Cape Town’s bid story

The City of Cape Town's successful bid for World Design Capital 2014 was coordinated by the Cape Town Partnership, in collaboration with a wide range of stakeholders and supporters.

Beyond 2014: A convention centre with a 2020 vision

Last week the Cape Town International Convention Centre (CTICC) announced the winning architectural team to work on its R700-million expansion project – all of whom are Capetonian.

Piet Bakker of Stauch Vorster Architects, Mokena Makeka of Makeka Design Lab, and Anya van der Merwe – the first woman architect from South Africa to receive a lifetime achievement award from the world’s largest architecture association, the American Institute of Architecture – from Van der Merwe Miszewski Architects will be leading the project that will see the centre doubling in capacity over the next three years.

The CTICC expansion project falls into a broader plan to create a R1.4-billion convention precinct that includes connecting the CTICC with Artscape by regenerating the Founders’ Garden and developing a hub for Cape Town’s business, retail, cultural and events activity.

“The expansion will serve as a flagship architectural project in light of Cape Town’s 2014 designation,” says Bulelwa Makalima-Ngewana, managing director of Cape Town Partnership, the coordinators of Cape Town’s World Design Capital bid. “Although work on the extension will not be completed until 2015, the progress made in implementing this bold concept and vision will certainly be showcased in a global spotlight and celebrated worldwide.”

Project 6211: Designing for a diverse city

The architectural concept itself also underscores values embodied in 2014 bid: diversity, inclusivity and sustainability. Entitled 6211, it is a design interpretation of the globally unique biodiversity of the Cape Floristic Kingdom, famous for being the smallest and most diverse of only six kingdoms in the world.

“Using the DNA code of the 6210 plant species endemic to the Cape Floristic kingdom, plus one dedicated to humanity,” explains Mokena, “6211 transforms the convention centre into an iconic living artwork that celebrates and raises awareness about humanity and nature for the passive enjoyment of local and global audiences.”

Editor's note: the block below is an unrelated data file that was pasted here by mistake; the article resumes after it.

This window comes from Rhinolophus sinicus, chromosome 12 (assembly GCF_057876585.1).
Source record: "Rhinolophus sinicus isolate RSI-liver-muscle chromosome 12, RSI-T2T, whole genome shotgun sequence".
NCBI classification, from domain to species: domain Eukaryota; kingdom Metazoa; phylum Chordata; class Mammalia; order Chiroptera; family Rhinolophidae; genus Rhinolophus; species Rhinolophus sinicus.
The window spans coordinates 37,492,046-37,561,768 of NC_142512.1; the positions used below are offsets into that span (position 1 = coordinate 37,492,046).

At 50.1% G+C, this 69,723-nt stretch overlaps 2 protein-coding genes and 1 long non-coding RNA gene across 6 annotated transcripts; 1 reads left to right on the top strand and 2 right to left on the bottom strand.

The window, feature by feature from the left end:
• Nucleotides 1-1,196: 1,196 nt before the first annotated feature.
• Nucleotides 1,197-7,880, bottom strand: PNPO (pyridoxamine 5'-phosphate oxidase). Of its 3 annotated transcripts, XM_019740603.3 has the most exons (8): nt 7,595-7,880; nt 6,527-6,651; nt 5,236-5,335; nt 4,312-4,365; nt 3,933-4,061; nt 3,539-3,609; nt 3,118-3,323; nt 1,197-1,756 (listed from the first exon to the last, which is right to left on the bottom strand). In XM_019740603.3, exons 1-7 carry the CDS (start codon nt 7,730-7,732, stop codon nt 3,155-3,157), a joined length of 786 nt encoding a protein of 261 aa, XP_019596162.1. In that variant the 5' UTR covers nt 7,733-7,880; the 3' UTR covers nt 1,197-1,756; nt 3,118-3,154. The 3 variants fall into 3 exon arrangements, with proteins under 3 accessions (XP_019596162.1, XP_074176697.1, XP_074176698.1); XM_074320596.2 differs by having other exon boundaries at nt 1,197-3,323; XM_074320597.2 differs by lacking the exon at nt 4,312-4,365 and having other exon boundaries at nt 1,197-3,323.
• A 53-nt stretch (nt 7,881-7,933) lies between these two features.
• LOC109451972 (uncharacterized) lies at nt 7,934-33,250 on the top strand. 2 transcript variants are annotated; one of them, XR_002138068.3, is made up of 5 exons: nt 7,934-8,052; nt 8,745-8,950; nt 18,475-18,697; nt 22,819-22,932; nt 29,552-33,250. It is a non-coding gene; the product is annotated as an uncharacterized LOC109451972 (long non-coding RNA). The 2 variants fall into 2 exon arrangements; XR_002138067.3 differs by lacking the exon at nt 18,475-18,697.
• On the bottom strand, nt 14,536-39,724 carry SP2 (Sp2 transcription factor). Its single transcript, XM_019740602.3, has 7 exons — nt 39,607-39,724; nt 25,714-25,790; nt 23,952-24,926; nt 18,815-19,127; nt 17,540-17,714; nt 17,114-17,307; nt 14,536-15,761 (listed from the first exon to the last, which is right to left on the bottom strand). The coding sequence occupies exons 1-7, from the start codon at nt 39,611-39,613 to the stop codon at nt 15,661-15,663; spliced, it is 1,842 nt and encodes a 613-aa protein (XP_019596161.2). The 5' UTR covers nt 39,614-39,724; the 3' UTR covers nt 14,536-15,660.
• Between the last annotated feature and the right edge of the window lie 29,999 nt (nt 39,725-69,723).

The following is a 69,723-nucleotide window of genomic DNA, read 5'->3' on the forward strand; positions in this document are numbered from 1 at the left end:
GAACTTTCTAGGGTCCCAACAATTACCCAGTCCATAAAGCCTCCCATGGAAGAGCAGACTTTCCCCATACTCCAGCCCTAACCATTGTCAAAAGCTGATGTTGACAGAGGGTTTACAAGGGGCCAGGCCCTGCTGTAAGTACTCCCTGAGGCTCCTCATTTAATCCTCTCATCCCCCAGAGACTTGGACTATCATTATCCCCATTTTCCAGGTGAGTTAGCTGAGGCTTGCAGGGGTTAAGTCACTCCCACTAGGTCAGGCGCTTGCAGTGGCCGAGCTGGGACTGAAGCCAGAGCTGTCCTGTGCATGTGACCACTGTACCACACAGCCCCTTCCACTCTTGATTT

Turning the CTICC expansion into a “living art gallery and an expression of the Western Cape”, Mokena explains, “will help to connect mankind and nature in a poetic way, foster learning and establish a stronger connection with the public.”

Anya van der Merwe confirmed that the new building will be a seamless extension: Not only will it expand on existing exhibition and conference facilities, allowing for massive events, but it will also be able to function as an independent facility, allowing for simultaneous events.

Bulelwa also emphasises Anya’s reputation for sustainability motivated architectural interventions: “It’s clear from the design concepts presented that the expansion is being treated with the utmost sensitivity, both to the natural environment – the CTICC has a four-star green rating and is aiming for a six-star green rating – and to the spatial and human context of the city.”

Vision 2020: What being an events city means for the economy

The expansion is crucial to the CTICC’s goal of being the best long-haul convention centre in the world by 2020. Already home to world-famous events such as the Design Indaba and the Cape Town International Jazz Festival, the convention centre has already received 863 bookings between now and 2020, including a 10 000 delegate International Geological Conference in 2016.

What will hosting more international events mean for Cape Town?

The core mandate of the CTICC is to contribute to economic growth and job creation in the province – by attracting international meetings and events. Since opening its doors in 2003, the centre has contributed to the creation of more than 60 000 direct and indirect jobs and has played a pivotal role in raising the profile of Cape Town and the Western Cape as a leading, globally competitive meetings destination. The expansion is likely to increase the number of direct and indirect jobs created by the centre from about 7 000 to about over 10 000 per annum by 2018.

To find out more about the trio of Cape Town architects, connect with them online:

To read up on the CTICC’s sustainability credentials, read their 2011 sustainability report.